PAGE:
County may raise height limit of commercial buildings

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County may raise height limit of commercial buildings

Tue, 08/03/2021 - 14:33
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by Kent E. Smith

In an effort to attract economic development, Hernando County officials may raise the maximum height of commercial buildings from 45 feet to 60 feet.

A public hearing on the proposal is slated at 9 a.m. Aug. 9 before the county's Planning and Zoning Commission; if it clears that hurdle it will go before the Hernando County Commission for public hearings Sept. 14 and 28, according to county Planning and Zoning Director Ron Pianta.

Pianta said the measure will apply to commercially-zoned sections of some of the busiest highways in the county, including U.S. 19, State Road 50 and U.S. 41. “It's really a policy decision on what the county commission wants and what kind of businesses they want to attract,” Pianta said. For instance, larger, multi-story hotels might build a facility in the county, but the ordinance would not apply to purely residential apartment or condominium complexes.

Currently building heights can be increased through the county's Master Plan, and that would continue according to a staff recommendation. Pianta noted developers can petition the county for a deviation to increase their building heights on a case-by-case basis, but this measure “would make it an automatic right” so the process is simpler for them.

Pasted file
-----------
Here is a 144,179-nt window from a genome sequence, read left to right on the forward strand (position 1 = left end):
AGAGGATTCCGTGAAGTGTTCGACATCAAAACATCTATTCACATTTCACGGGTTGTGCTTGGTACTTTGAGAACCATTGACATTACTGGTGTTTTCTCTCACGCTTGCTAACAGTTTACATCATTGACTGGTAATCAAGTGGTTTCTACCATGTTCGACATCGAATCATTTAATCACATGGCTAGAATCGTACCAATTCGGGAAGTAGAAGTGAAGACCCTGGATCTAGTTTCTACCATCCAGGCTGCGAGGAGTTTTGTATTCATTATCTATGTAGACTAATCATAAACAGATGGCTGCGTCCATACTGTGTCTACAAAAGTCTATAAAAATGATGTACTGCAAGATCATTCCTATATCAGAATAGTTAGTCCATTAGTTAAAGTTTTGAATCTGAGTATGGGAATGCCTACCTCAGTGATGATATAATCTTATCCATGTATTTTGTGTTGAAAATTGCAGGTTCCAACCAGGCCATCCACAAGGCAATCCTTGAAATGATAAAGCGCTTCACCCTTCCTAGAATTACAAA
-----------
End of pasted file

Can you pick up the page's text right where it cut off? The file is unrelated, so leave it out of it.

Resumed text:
The plan would keep C-3 zoned structures at 35 feet and buildings in OP or AC zoning at 45 feet. “Option 1” would raise heights in zonings C-1, C-2 and C-4, and option 2 would relax setback flexibility for increased heights. Other sections of the ordinance discuss front, side and rear yard requirements, water-body setbacks, proximity of sound systems, alcoholic beverage sales, convenience stores, loading docks, car-repair garages or drive-through windows to residential districts.

The plan was mostly formulated by Ron's wife, Valerie Pianta, the county's economic development director. “She ensured any big company coming into the county would offer benefits to offset the costs,” County Commissioner Beth Narverud said, including square feet of construction, wages they would pay, taxes and fees, etc. “It's not what you say you would do for us, it's what you'll actually do for us. This plan fits in with the county's identity...She did a great job.”

The former owner of several businesses, Narverud said building the local commercial community is one of her biggest objectives. The commissioner said the ordinance is part of a “new phase” of economic development the county is implementing to bring progress. “Hotels, storage buildings, even hospitals could go ahead with building plans or expansions with this,” she said.

In making recommendations, county staffers surveyed surrounding counties and their building height rules. In Pasco, 60-foot commercial structures are limited to general and heavy development; in Citrus it's 50 feet but can be increased through a waiver or extended setbacks; and in Sumter County regional, heavy or planned commercial buildings can reach 50, but higher is allowed if granted by local government officials.

“This ordinance is really a policy decision for the commissioners on what they want Hernando County to look like and what kind of businesses they want here,” Ron Pianta said. 

 

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